“The United Kingdom should apply the ‘polluters pay’ principle in its own ETS and, following the European Union’s example, should end the handout of free pollution permits to airlines as soon as possible.”
Matt Finch, UK policy manager of campaign group Transport & Environment, added: “The nation is up in arms about sewage pollution, but at the same time our government is paying airlines millions of pounds a year to pollute. Are these the actions of a climate leader? No. Free allowances should be phased out of the ETS as quickly as possible.”
The remaining £120m in free permits was carved up among the rest of the UK airline industry – with even the owners of private jets getting handouts.
Ineos Aviation, the company owned by oil and gas billionaire Jim Ratcliffe, was given free permits worth around £2,000.
The government has claimed that “our UK ETS is more ambitious than the EU system it replaces”.
But the EU has voted to phase out free permit allocations from 2026. It also redistributes the revenues raised by permit sales to environmental projects – whereas in the UK the proceeds are retained by the Treasury.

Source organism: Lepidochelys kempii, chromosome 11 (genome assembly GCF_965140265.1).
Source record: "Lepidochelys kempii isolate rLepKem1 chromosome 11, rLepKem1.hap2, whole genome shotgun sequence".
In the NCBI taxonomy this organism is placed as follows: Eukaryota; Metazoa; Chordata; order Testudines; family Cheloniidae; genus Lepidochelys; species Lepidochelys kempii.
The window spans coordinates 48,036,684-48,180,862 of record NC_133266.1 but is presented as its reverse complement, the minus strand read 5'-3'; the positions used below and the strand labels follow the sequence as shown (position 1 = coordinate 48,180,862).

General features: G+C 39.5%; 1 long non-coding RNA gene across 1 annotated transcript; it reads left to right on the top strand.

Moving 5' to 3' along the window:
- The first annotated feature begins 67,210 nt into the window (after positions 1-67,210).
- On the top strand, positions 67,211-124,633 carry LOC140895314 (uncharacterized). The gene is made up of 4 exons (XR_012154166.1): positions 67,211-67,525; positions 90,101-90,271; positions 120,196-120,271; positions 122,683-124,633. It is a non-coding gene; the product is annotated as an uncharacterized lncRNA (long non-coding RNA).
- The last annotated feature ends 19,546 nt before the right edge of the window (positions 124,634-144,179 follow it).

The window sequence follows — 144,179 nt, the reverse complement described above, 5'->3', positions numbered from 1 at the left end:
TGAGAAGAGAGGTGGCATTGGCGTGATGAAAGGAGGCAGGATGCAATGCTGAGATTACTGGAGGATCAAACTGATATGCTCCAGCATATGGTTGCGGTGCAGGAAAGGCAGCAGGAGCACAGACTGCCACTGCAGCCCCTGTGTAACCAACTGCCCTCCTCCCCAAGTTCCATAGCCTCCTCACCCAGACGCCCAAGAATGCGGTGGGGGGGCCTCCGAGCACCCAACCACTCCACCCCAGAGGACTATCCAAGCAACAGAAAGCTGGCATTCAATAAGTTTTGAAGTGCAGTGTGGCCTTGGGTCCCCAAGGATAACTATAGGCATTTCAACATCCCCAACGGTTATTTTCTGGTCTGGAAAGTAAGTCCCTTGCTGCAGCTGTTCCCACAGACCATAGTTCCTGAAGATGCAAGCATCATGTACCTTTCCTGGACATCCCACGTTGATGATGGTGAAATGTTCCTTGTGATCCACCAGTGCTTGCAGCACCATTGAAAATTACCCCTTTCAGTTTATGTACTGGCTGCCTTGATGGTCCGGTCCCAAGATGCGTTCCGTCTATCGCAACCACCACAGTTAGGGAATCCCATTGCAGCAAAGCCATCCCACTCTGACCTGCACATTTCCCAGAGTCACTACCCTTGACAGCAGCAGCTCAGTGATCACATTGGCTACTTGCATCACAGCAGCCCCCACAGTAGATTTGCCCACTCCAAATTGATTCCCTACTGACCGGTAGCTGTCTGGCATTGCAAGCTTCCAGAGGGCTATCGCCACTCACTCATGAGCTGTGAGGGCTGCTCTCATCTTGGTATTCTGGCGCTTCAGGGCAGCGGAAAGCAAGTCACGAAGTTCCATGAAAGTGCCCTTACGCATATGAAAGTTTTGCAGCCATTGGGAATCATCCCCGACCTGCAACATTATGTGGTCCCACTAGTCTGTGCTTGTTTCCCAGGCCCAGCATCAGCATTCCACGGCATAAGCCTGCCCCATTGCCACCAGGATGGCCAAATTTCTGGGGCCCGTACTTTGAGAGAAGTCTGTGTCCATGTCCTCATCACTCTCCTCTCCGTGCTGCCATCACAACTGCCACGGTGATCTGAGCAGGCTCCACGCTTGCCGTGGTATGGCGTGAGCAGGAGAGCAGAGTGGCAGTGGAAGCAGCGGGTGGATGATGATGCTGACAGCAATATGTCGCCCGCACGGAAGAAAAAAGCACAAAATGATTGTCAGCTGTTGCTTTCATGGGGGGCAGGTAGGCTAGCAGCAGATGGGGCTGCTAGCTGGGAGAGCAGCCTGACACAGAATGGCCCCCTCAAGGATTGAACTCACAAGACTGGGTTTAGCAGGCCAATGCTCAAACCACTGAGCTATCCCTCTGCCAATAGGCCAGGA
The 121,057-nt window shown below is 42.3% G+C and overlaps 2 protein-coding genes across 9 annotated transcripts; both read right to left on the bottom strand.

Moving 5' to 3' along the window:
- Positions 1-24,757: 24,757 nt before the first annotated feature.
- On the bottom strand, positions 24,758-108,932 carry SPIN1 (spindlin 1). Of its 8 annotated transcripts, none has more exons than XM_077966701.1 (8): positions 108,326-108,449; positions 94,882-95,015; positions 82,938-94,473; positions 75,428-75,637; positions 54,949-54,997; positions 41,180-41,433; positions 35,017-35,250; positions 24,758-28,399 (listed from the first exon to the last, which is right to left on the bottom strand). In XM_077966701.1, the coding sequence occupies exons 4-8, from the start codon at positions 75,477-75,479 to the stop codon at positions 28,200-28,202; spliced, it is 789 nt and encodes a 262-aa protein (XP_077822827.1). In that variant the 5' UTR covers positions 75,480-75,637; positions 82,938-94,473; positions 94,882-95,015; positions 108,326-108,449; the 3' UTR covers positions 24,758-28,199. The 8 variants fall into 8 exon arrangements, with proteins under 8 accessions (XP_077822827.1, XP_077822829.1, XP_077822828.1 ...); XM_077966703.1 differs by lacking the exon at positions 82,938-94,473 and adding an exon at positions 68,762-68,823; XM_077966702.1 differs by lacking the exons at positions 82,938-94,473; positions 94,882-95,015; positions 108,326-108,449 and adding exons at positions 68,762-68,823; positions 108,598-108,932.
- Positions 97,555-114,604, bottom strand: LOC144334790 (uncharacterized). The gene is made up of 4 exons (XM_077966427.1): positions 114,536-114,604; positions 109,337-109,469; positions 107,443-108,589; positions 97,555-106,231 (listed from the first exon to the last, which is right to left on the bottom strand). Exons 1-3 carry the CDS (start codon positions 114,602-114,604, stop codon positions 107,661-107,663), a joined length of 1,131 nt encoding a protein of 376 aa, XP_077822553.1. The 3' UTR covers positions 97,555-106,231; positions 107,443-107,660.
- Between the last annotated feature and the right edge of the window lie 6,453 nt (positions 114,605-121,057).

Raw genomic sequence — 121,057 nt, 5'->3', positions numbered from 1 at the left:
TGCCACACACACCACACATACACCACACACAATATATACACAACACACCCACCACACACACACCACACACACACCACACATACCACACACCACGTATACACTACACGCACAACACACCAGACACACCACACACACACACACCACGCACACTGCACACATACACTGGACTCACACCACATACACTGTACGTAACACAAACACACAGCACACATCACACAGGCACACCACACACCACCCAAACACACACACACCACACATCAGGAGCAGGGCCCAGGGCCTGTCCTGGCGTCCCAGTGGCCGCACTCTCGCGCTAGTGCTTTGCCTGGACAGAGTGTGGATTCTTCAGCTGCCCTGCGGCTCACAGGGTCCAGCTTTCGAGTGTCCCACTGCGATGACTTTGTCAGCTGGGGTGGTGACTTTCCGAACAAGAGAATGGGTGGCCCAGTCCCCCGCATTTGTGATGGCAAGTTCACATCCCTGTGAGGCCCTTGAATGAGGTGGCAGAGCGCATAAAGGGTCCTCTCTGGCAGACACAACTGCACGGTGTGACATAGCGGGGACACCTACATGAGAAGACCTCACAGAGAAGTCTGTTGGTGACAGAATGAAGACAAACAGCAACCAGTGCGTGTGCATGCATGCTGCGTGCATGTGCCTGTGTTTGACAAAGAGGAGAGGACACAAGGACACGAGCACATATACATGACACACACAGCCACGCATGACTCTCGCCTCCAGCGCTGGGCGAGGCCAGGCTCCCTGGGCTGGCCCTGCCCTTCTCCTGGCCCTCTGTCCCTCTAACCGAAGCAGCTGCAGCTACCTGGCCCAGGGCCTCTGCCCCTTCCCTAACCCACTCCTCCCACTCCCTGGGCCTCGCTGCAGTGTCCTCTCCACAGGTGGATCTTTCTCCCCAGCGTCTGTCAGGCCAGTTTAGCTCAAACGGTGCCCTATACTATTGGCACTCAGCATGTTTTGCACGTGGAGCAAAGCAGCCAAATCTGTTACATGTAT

A government spokesperson told openDemocracy: “The UK is committed to tackling climate change while protecting our industry from carbon leakage. That is why a proportion of allowances are allocated for free to businesses under the UK Emissions Trading Scheme.”
They claimed handing free permits to airline giants would “support industry in the transition to net zero in the context of high global energy prices while incentivising long term decarbonisation”.
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You are welcome to disagree with any point although I contend that it is clear.
The climate is fekked. We’ve witnessed extreme weather events on every continent. The climate is fekked because governments worldwide refused to act and instead facilitated rich people – as corporate entities or individuals – fekking it.
Big oil has known for decades that it was fekking the planet and continued regardless.
Thousand of people have already died due to the climate getting destroyed by rich people and governments and thousands more will die. Governments are still failing to accept reality and address the climate crisis. Some have started to in small measure.